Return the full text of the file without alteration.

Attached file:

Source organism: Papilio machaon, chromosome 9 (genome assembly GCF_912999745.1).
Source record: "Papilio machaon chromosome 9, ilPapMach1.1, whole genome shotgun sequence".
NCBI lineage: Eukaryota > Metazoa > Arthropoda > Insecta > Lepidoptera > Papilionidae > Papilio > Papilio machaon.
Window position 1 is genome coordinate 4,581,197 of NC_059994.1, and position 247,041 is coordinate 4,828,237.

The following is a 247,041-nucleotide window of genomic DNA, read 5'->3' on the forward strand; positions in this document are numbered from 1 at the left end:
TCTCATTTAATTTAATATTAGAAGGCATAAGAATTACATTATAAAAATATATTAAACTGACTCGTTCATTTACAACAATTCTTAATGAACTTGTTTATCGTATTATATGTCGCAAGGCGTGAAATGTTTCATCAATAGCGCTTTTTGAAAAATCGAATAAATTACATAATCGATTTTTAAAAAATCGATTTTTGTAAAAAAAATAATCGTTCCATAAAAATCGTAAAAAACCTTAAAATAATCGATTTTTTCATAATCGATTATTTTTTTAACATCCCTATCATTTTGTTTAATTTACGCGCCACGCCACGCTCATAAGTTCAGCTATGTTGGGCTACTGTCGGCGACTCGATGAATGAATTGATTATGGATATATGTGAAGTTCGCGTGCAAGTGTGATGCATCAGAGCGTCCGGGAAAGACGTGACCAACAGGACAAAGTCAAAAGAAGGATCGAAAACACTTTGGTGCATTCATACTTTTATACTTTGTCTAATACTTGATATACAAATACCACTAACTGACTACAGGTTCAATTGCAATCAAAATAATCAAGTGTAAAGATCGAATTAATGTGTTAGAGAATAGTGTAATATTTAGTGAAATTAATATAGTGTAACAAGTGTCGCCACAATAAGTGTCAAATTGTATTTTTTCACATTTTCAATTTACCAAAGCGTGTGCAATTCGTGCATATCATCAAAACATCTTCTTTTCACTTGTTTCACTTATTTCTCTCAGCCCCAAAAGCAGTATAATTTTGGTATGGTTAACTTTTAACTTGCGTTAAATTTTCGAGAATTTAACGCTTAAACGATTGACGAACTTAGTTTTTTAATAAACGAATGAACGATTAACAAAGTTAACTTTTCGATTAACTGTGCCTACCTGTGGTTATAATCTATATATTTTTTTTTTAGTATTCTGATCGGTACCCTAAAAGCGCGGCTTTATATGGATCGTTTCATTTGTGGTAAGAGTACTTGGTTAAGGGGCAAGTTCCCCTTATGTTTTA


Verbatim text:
Source organism: Papilio machaon, chromosome 9 (genome assembly GCF_912999745.1).
Source record: "Papilio machaon chromosome 9, ilPapMach1.1, whole genome shotgun sequence".
NCBI lineage: Eukaryota > Metazoa > Arthropoda > Insecta > Lepidoptera > Papilionidae > Papilio > Papilio machaon.
Window position 1 is genome coordinate 4,581,197 of NC_059994.1, and position 247,041 is coordinate 4,828,237.

The following is a 247,041-nucleotide window of genomic DNA, read 5'->3' on the forward strand; positions in this document are numbered from 1 at the left end:
TCTCATTTAATTTAATATTAGAAGGCATAAGAATTACATTATAAAAATATATTAAACTGACTCGTTCATTTACAACAATTCTTAATGAACTTGTTTATCGTATTATATGTCGCAAGGCGTGAAATGTTTCATCAATAGCGCTTTTTGAAAAATCGAATAAATTACATAATCGATTTTTAAAAAATCGATTTTTGTAAAAAAAATAATCGTTCCATAAAAATCGTAAAAAACCTTAAAATAATCGATTTTTTCATAATCGATTATTTTTTTAACATCCCTATCATTTTGTTTAATTTACGCGCCACGCCACGCTCATAAGTTCAGCTATGTTGGGCTACTGTCGGCGACTCGATGAATGAATTGATTATGGATATATGTGAAGTTCGCGTGCAAGTGTGATGCATCAGAGCGTCCGGGAAAGACGTGACCAACAGGACAAAGTCAAAAGAAGGATCGAAAACACTTTGGTGCATTCATACTTTTATACTTTGTCTAATACTTGATATACAAATACCACTAACTGACTACAGGTTCAATTGCAATCAAAATAATCAAGTGTAAAGATCGAATTAATGTGTTAGAGAATAGTGTAATATTTAGTGAAATTAATATAGTGTAACAAGTGTCGCCACAATAAGTGTCAAATTGTATTTTTTCACATTTTCAATTTACCAAAGCGTGTGCAATTCGTGCATATCATCAAAACATCTTCTTTTCACTTGTTTCACTTATTTCTCTCAGCCCCAAAAGCAGTATAATTTTGGTATGGTTAACTTTTAACTTGCGTTAAATTTTCGAGAATTTAACGCTTAAACGATTGACGAACTTAGTTTTTTAATAAACGAATGAACGATTAACAAAGTTAACTTTTCGATTAACTGTGCCTACCTGTGGTTATAATCTATATATTTTTTTTTTAGTATTCTGATCGGTACCCTAAAAGCGCGGCTTTATATGGATCGTTTCATTTGTGGTAAGAGTACTTGGTTAAGGGGCAAGTTCCCCTTATGTTTTA